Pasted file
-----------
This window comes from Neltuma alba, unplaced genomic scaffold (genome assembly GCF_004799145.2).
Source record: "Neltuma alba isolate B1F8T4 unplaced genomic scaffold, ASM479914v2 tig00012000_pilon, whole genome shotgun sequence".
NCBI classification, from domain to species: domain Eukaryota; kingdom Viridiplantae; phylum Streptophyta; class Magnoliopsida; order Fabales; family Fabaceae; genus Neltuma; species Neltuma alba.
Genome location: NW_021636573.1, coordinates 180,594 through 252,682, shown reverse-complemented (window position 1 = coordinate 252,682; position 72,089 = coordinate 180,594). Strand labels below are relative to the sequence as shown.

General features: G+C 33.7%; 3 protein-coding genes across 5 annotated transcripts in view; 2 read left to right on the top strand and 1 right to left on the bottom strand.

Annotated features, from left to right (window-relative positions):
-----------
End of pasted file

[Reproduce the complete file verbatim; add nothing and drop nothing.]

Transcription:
This window comes from Neltuma alba, unplaced genomic scaffold (genome assembly GCF_004799145.2).
Source record: "Neltuma alba isolate B1F8T4 unplaced genomic scaffold, ASM479914v2 tig00012000_pilon, whole genome shotgun sequence".
NCBI classification, from domain to species: domain Eukaryota; kingdom Viridiplantae; phylum Streptophyta; class Magnoliopsida; order Fabales; family Fabaceae; genus Neltuma; species Neltuma alba.
Genome location: NW_021636573.1, coordinates 180,594 through 252,682, shown reverse-complemented (window position 1 = coordinate 252,682; position 72,089 = coordinate 180,594). Strand labels below are relative to the sequence as shown.

General features: G+C 33.7%; 3 protein-coding genes across 5 annotated transcripts in view; 2 read left to right on the top strand and 1 right to left on the bottom strand.

Annotated features, from left to right (window-relative positions):